The Red Cross is in response. Opposition parties are outraged. The Crown has sent in a team to investigate. Another First Nations community is in crisis. And that community is not alone, a fact that will quickly lost in the short-lived public debate over this episode. At the outset, I must state that as with many issues, this is not a partisan debate – it seems whichever political party controls the government inherits and perpetuates such issues – because the problem is not a political problem, it is a systemic problem.
At the root of the problem is federal neglect of First Nations. Not so much in terms of funding and funding levels for First Nations, but a gross negligence in terms of evaluating whether that funding is contributing to improvement in the lives of First Nations citizens.
Compounded to the neglect for individual welfare of First Nations citizens is an ongoing federal neglect of the treaty relationship between First Nations and the Crown.
How bad is this neglect? Well, consider this. The federal government provides funding for all public services at Attawapiskat, as for most First Nations. In order for a First Nation to build a school, employ a water treatment plant operator, or perform any of a number of functions, it must enter into an extremely detailed funding arrangement with the federal Crown.
Taxpayers may be stunned by the amount of work that goes into getting money out of the federal door, particularly when compared to the amount of work that does not go into assessing what that funding was used for or whether it was successful. I’m not stunned, I’m outraged.
Let’s be clear. First Nations have to report on all the funding they receive. In fact, they over report on it (or so said the Auditor General). Those reports are not used by AANDC to assess and change how funding is delivered and I don’t believe those reports even speak to whether outcomes are improving in First Nations.
If AANDC’s mission is to improve the welfare of individual First Nations citizens, that is negligent conduct. AANDC’s mission might have nothing to do with this, it might be solely focused on maintaining a proper relationship between First Nations, as nations, and the federal Crown (a mission statement I would support).
On the treaty front, as far as I’m aware, this funding isn’t provided because there is a treaty relationship, but rather out of the largesse of federal First Nations policy. I write largesse somewhat sarcastically, although I note that without a legal basis compelling the provision of funding to First Nations, the Crown could withdraw funding for public services at any time. Because funding is so discretionary, there really isn’t any need to determine whether the funding is being used for any productive purpose – until public attention is focused on a particularly appalling situation. Unilaterally setting funding levels appears to me to be negligent pursuit of a nation-to-nation relationship envisaged by the treaties.
Indeed, First Nations, and frankly political actors, are left with several potential arguments to address such issues, many of which deal with impugning funding levels. However, success on such issues doesn’t really address the core problem that funding is a discretionary activity and is generally severable from outcomes (in other words, there’s no reason funding needs to be effective).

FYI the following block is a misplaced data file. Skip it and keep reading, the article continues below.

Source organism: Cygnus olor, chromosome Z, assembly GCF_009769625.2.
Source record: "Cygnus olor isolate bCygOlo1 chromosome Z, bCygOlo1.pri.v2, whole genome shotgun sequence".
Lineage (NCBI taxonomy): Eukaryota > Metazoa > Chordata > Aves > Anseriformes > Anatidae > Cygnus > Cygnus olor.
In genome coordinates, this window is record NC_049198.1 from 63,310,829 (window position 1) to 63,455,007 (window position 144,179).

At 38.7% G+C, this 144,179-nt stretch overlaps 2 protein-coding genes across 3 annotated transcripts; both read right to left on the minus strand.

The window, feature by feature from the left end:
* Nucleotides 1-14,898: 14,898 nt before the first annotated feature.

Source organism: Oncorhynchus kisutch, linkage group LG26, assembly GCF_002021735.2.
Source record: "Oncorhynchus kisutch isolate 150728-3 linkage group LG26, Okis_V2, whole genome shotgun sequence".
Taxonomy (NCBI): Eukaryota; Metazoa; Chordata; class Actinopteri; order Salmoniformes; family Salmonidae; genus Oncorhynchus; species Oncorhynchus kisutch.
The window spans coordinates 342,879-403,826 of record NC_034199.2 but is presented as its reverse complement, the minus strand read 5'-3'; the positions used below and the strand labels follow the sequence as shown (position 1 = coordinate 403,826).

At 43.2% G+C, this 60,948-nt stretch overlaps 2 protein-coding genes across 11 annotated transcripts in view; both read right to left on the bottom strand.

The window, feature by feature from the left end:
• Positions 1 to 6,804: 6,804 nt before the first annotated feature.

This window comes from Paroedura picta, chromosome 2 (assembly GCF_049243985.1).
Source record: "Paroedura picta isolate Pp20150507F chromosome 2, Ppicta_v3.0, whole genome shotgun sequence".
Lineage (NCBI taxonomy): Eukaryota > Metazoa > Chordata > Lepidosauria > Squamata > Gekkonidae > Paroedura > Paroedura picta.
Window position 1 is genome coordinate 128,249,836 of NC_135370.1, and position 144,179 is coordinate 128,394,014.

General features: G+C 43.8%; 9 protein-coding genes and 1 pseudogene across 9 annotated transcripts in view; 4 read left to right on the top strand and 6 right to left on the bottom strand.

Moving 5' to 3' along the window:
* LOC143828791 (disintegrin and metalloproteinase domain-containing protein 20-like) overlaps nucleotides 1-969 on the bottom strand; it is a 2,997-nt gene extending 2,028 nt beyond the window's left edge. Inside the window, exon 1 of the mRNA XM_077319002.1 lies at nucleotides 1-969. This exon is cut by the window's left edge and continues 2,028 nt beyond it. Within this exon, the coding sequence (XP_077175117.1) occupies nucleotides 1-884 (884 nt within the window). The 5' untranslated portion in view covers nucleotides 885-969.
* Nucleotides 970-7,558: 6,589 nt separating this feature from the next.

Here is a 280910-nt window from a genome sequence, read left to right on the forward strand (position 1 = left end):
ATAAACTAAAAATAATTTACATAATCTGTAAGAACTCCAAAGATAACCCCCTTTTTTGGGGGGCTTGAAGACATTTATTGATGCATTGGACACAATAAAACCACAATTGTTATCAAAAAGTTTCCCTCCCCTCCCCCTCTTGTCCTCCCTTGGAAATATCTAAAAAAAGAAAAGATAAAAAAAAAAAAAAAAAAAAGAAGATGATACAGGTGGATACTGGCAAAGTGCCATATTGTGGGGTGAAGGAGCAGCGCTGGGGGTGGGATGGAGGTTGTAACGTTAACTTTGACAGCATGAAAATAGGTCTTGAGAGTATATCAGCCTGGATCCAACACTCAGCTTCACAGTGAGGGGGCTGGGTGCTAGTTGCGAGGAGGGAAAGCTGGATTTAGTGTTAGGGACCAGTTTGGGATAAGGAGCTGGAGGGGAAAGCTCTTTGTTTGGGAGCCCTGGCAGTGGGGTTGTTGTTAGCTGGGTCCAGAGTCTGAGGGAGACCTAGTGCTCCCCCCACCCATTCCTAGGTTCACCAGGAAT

I’m much more interested in establishing ‘substantive’ rights to healthcare, education, housing and other specific areas. For example, a treaty right to education has recently been asserted in court and will likely be winding its way through the court system over the next several years. Similar treaty rights could be established in other contexts. This would mean that the federal Crown would need to guarantee a basic level of education or other services to First Nation citizens, rather than relying on simple provision of funds to execute such activities (to First Nations or third parties).
Alternatively, the Canada Health Act states, at section 3, “It is hereby declared that the primary objective of Canadian health care policy is to protect, promote and restore the physical and mental well-being of residents of Canada and to facilitate reasonable access to health services without financial or other barriers.” Again, First Nations are residents of Canada. This section tells me that the primary objective of Canadian health care policy is to ensure First Nations have reasonable access to health services. It doesn’t say that the federal government should provide funding to First Nations and then let the chips fall where they may.
Finally, and complementary to other arguments, there is a very strong human rights argument to be made that Canada is obligated to ensure that where citizens have access to services (education, drinking water, health care), that First Nations have access to the same services in a non-discriminatory fashion. This is, again, not an argument about funding, but an argument about whether public housing, drinking water and health care in Attawapiskat or other First Nations is substantially the same as it is elsewhere in Canada. International law is important, which is why I often write about it.
I’ve written recently about accountability – this, I think is the real accountability gap right now, not salaries and conflicts of interest. It’s a gap that needs to be addressed honestly and openly by First Nations and the Crown together. It would be a difficult discussion for First Nations because it would likely mean different kinds of strings attached to funding (and maybe more). It would likely be an extremely difficult discussion for the Crown because, inter alia, there is a tremendous amount of time, work and money that would be needed to even begin contemplating progress, if progress is measured in terms of outcomes, rather than funding levels.
All the more reason to start sooner, rather than later.